Regarding mobile device management, BB has a great advantage being the current leader in secured networks and phones.
That being said, it is easier for other vendors to build on non-secured networks. For those non-critical applications, price may be the determining factor. However, once a low price competitor has a disaster, they will rapidly lose share.

This is a strategic fit. VMWare is working on Horizon hypervisor for for Android and iOS to provide separate work space and isolate data.

Think VM running on your cell phone with a standardized work space. BYOD is no longer an issue because you can just have staff run a work VM on their phone. Good luck trying to maintain the User Experience people are familiar with.

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But what about performance? Do the current if future ARM CPUs have specialized instructions for virtualization?

CB10 : Z10 STL100-3

VM seems to be the one who has figured out how to place advertisement in mobile content. All those Murdoch papers online version are now centralized under VM ware. So they are growing rapidly in mobile content delivery and advertisement reaping. To have them run your MDM is like asking the fox to watch your chicken coup!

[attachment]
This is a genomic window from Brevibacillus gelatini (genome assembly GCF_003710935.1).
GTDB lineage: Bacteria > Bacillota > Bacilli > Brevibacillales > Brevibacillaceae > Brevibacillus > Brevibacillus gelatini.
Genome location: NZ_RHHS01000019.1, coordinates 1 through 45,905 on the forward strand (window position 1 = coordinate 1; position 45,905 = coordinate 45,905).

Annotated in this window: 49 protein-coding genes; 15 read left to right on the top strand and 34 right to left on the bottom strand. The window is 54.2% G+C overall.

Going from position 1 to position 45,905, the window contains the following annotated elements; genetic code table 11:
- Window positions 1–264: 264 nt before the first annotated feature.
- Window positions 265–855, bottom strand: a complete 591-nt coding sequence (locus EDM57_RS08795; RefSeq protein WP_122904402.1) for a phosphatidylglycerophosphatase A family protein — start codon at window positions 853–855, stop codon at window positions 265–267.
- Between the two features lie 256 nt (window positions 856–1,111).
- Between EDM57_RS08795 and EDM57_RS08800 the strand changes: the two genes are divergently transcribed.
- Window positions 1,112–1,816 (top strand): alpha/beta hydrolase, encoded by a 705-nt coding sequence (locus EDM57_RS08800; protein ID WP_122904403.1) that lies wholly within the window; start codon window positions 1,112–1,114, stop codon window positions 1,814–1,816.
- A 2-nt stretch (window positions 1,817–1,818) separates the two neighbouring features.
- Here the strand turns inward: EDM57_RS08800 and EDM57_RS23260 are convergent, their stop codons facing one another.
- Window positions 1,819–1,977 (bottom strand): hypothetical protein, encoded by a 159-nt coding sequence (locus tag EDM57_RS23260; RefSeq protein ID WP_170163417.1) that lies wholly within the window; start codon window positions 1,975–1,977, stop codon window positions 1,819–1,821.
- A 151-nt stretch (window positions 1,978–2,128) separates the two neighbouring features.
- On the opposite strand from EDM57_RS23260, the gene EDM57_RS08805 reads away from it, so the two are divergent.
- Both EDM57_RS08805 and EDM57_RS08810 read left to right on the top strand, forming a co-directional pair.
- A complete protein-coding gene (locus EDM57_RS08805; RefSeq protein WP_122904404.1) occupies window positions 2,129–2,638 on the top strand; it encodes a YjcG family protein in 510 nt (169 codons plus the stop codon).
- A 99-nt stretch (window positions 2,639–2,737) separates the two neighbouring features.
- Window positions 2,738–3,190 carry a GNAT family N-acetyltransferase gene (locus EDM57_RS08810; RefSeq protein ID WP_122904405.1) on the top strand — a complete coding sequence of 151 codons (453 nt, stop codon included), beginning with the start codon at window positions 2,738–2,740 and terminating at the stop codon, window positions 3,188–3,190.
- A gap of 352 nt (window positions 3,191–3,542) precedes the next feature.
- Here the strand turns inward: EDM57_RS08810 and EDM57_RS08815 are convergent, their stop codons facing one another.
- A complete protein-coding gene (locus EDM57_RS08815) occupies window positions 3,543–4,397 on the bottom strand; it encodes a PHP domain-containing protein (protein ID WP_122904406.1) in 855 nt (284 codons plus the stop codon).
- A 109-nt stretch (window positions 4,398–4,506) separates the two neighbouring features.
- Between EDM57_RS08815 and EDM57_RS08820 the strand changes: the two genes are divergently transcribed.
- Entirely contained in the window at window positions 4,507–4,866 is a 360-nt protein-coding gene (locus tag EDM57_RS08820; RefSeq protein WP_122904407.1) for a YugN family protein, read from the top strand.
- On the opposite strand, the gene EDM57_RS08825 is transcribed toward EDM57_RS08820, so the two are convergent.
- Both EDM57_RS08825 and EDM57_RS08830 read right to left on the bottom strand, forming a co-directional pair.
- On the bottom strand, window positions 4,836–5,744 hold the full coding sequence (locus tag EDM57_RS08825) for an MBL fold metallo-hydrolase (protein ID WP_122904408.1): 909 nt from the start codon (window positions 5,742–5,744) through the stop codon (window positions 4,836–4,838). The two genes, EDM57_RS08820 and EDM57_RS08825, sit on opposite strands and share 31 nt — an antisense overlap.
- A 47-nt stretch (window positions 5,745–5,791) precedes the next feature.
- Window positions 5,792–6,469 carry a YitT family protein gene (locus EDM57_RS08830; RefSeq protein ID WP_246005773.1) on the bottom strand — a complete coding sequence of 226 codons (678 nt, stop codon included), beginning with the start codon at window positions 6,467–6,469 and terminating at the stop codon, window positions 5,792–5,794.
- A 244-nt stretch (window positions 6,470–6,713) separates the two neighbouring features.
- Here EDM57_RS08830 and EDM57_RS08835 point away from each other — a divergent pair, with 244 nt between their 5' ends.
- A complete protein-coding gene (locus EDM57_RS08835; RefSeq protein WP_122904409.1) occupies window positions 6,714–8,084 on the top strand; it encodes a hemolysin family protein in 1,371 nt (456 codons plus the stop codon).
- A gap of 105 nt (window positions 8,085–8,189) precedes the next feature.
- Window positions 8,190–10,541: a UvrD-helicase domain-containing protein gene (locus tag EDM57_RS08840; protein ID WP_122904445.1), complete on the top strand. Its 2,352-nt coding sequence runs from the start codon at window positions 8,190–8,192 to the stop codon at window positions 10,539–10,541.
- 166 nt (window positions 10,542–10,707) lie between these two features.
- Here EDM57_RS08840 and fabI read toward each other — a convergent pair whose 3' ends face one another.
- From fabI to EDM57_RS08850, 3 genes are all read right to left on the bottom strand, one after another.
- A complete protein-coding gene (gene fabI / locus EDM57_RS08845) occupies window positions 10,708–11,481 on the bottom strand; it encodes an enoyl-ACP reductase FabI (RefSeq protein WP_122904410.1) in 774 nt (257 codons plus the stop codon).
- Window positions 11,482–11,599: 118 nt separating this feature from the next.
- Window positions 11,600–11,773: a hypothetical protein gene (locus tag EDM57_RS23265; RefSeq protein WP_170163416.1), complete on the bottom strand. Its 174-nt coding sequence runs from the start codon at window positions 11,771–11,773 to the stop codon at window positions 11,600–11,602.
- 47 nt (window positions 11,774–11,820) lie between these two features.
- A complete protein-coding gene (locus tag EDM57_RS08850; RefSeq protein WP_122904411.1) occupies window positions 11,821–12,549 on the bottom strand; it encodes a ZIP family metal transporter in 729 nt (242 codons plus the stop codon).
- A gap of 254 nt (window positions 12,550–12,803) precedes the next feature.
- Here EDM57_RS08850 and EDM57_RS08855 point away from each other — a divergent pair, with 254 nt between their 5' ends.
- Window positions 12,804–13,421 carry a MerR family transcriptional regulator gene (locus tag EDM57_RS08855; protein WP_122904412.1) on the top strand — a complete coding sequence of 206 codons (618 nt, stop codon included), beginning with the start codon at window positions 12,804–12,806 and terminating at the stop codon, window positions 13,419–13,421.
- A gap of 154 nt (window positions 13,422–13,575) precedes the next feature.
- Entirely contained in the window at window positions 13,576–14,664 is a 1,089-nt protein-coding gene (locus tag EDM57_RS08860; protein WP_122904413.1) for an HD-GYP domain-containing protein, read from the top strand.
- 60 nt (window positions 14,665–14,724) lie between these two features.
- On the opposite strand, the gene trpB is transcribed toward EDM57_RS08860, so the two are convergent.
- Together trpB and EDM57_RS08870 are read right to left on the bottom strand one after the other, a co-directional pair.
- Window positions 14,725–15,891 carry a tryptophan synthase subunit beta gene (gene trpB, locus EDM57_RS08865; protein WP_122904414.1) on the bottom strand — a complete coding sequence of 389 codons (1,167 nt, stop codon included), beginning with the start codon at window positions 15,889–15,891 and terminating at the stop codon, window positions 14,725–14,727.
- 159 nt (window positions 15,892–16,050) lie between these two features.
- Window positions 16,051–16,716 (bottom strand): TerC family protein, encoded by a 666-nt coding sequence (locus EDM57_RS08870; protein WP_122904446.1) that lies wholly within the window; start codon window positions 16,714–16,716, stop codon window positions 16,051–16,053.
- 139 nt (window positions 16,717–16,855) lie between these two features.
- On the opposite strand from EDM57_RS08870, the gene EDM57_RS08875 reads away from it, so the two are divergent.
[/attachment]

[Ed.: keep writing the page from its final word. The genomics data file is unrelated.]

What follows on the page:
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Yeah, 3rd.

It could also be very good for BlackBerry. Look at Microsoft taking over Skype. Skype used to be dynamic and innovative. Look at them now.

Intergration can also slow down a company...

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This news should pump up the new management team and get them very serious to go into a good fight. It's a statement that BlackBerry correctly turned into an MDM solutions provider and a software company, WHICH happens to make mobile devices too.
It also gives them relevance and a new valuation as the number one competitor out there.

I'm so ready for a hell of a year for us.

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BlackBerry can always use people with excellent talent these days. And they have let so many people go the can swing hiring a few right?

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The little hiring they've been doing lately one of the major areas is for BES development so yup wouldn't surprise me.

I wonder if BlackBerry would have been interested in acquiring them instead. Oh well I guess. Too late for that now. Now it's up to the boys in black to show the market that our product is better. And better it is.

Posted while peeking and flowing on my incredible BBQ10! 